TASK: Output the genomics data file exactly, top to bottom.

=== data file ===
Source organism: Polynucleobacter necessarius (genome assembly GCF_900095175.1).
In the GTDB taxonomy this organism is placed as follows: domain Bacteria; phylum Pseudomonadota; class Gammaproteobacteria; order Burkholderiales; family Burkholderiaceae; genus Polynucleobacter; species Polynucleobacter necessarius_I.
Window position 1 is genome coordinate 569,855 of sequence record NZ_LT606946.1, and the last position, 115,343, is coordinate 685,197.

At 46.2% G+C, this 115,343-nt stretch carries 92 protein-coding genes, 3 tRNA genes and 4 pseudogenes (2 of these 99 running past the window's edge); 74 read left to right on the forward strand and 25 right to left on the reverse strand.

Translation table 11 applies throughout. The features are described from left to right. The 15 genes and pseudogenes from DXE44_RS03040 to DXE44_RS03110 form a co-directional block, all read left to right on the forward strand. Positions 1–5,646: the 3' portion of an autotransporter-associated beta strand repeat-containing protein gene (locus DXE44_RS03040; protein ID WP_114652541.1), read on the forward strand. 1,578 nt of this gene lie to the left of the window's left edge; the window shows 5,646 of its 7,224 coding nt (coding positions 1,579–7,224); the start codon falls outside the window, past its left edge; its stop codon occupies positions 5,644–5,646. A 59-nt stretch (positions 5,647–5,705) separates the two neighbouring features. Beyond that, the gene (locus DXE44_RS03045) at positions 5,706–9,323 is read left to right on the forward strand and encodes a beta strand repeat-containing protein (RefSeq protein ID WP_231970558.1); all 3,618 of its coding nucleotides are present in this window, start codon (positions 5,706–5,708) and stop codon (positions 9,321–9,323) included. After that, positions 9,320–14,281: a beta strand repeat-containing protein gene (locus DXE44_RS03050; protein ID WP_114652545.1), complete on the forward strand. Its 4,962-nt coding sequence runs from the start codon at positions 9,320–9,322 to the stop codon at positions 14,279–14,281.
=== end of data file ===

Source organism: Polynucleobacter necessarius (genome assembly GCF_900095175.1).
In the GTDB taxonomy this organism is placed as follows: domain Bacteria; phylum Pseudomonadota; class Gammaproteobacteria; order Burkholderiales; family Burkholderiaceae; genus Polynucleobacter; species Polynucleobacter necessarius_I.
Window position 1 is genome coordinate 569,855 of sequence record NZ_LT606946.1, and the last position, 115,343, is coordinate 685,197.

At 46.2% G+C, this 115,343-nt stretch carries 92 protein-coding genes, 3 tRNA genes and 4 pseudogenes (2 of these 99 running past the window's edge); 74 read left to right on the forward strand and 25 right to left on the reverse strand.

Translation table 11 applies throughout. The features are described from left to right. The 15 genes and pseudogenes from DXE44_RS03040 to DXE44_RS03110 form a co-directional block, all read left to right on the forward strand. Positions 1–5,646: the 3' portion of an autotransporter-associated beta strand repeat-containing protein gene (locus DXE44_RS03040; protein ID WP_114652541.1), read on the forward strand. 1,578 nt of this gene lie to the left of the window's left edge; the window shows 5,646 of its 7,224 coding nt (coding positions 1,579–7,224); the start codon falls outside the window, past its left edge; its stop codon occupies positions 5,644–5,646. A 59-nt stretch (positions 5,647–5,705) separates the two neighbouring features. Beyond that, the gene (locus DXE44_RS03045) at positions 5,706–9,323 is read left to right on the forward strand and encodes a beta strand repeat-containing protein (RefSeq protein ID WP_231970558.1); all 3,618 of its coding nucleotides are present in this window, start codon (positions 5,706–5,708) and stop codon (positions 9,321–9,323) included. After that, positions 9,320–14,281: a beta strand repeat-containing protein gene (locus DXE44_RS03050; protein ID WP_114652545.1), complete on the forward strand. Its 4,962-nt coding sequence runs from the start codon at positions 9,320–9,322 to the stop codon at positions 14,279–14,281.